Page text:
Some Democrats have grown increasingly worried following catastrophic losses and near-misses in Tuesday’s elections, especially in the blue states of Virginia and New Jersey, where statewide races mostly favored Republicans.
President Joe Biden won both states by healthy margins in 2020 — 10 points in Virginia and around 16 points in New Jersey — but 10 months after he took office with a Democratic congressional majority, his party suffered mightily in those states and other blue enclaves like New York.
In the Old Dominion State, former Democratic Gov. Terry McAuliffe lost to political newcomer and businessman Glenn Youngkin, handing the Donald Trump-backed candidate the first statewide Republican victory since 2009. In addition, GOP candidate Winsome Sears, a naturalized Jamaican immigrant and Marine Corps vet became the first black woman to become Virginia lieutenant governor, while Republican Jason Miyares won the state attorney general’s race, defeating Democratic incumbent Mark Herring.
Meanwhile, in New Jersey, GOP gubernatorial challenger Jack Ciattarelli ran an unexpectedly close race against incumbent Gov. Phil Murphy, and though The Associated Press has called the race for the Democrat, Ciattarelli’s campaign is disputing the decision.
In New York, Republicans made inroads in district attorney elections on Long Island and in the state Assembly.
“Congratulations to Republicans across New York and the North Country on their exciting and impressive victories tonight. Here in the North Country, Republicans won by record margins and flipped multiple Democrat-held seats,” Rep. Elise Stefanik (R-N.Y.) said in a statement Wednesday listing all of the victories.
“This was a clear referendum on the disastrous ten months of Joe Biden’s administration and a Republican resurgence fueled by outrage after years of corrupt, Albany politicians destroying our state,” she noted further.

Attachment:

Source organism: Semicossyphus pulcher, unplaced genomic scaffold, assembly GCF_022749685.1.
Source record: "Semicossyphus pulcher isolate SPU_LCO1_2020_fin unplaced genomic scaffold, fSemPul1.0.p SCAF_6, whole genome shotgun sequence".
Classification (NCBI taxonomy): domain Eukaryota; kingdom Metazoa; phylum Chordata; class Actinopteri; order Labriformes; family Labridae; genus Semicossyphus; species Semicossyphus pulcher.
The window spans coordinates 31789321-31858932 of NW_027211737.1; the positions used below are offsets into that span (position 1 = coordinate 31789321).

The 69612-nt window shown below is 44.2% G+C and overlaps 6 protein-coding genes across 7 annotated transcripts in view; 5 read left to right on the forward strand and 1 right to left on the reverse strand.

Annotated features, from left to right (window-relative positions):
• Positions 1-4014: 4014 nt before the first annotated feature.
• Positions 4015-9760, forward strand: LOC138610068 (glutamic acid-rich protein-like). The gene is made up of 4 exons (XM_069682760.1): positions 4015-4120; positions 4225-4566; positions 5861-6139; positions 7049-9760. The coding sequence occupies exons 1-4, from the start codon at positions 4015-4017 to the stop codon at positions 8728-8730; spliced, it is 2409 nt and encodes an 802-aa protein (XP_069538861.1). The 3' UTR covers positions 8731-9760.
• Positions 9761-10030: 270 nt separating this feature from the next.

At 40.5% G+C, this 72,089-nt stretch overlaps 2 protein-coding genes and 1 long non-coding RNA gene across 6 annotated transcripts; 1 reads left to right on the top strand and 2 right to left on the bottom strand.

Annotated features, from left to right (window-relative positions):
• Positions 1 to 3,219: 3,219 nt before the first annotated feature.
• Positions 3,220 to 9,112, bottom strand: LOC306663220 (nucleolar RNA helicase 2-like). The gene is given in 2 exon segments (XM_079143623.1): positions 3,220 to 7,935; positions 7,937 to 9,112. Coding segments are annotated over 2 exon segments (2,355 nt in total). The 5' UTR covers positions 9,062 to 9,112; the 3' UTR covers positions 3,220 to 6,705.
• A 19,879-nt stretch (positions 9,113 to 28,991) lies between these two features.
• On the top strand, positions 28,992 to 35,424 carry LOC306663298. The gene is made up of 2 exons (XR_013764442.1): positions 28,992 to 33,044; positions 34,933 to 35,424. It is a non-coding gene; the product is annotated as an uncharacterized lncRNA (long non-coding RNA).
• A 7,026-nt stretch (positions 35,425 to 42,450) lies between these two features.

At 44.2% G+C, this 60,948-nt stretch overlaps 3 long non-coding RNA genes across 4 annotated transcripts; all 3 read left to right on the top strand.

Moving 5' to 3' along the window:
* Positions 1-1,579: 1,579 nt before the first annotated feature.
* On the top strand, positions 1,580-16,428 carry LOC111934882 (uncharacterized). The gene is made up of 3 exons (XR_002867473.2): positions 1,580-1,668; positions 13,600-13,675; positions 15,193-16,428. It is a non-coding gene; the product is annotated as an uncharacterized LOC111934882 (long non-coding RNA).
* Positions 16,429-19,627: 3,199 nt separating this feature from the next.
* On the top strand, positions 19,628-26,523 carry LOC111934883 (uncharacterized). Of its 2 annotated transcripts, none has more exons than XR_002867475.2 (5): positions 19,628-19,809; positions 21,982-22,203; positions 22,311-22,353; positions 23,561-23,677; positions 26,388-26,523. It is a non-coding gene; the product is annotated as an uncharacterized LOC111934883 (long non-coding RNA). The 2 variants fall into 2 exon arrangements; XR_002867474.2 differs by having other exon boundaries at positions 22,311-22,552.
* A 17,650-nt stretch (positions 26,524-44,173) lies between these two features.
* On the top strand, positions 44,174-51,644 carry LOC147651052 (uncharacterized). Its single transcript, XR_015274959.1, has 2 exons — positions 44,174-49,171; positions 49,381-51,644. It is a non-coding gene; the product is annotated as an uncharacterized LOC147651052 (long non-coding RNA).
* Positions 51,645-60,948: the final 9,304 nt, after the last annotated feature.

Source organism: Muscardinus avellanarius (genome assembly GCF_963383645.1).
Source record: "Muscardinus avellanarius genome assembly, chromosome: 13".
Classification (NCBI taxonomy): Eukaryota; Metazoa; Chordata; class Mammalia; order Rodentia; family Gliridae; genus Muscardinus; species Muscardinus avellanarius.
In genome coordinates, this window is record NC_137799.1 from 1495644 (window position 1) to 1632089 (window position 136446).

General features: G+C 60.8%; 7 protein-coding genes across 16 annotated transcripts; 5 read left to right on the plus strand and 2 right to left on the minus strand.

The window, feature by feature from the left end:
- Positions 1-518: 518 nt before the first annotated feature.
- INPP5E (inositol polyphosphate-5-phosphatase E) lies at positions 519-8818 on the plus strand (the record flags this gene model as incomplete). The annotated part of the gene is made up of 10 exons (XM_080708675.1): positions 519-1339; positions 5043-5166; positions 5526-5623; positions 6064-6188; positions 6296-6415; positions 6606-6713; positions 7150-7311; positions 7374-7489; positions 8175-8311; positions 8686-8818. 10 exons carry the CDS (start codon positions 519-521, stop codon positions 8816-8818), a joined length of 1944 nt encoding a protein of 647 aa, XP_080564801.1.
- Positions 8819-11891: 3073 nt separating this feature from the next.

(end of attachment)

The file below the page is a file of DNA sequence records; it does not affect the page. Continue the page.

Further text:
“The strength of our grassroots support has never been stronger. The work to save New York started tonight with Republican victories up and down the ballot, and it will continue in 2022 when we retire Nancy Pelosi and finally take back the Governor’s mansion,” Stefanik added.
The victories left Democrats concerned about next year’s midterms; Republicans need to flip just five seats to retake the House majority and a single Senate seat to win back control of that chamber.
“It certainly is something to watch; it certainly is to some degree unexpected,” Sen. Bob Menendez (D-N.J.) said regarding his state’s gubernatorial race, noting a lack of enthusiasm among minority voters and adding that just a few weeks ago, Murphy was seen as the solid favorite.
Sen. Dick Durbin (D-Ill.) was also concerned but doubled down on passing Biden’s economic agenda — a spending measure for infrastructure but also a massive bill for social welfare and climate issues.
“I was disappointed but not surprised. Terry McAuliffe was pretty explicit in the closing weeks of the campaign that our failure here to reach an agreement was felt by the voters of Virginia,” Durbin said regarding the Democratic congressional majority’s inability to pass either bill.
“The Democrats let Terry down,” Sen Mark Warner (D-Va.) told The Hill. “If we had done the infrastructure [and] reconciliation bills in October that we will certainly do before the end of [November], it would have been extremely helpful to him.”
But party moderate Sen. Joe Manchin of West Virginia said the election defeats are really a sign the public is not keen on Biden’s and Democrats’ spending priorities.
“I’ve been saying this for many, many months, people have concerns, people are concerned,” he said, noting again that adding more than $2 trillion to the economy will only worsen inflation.
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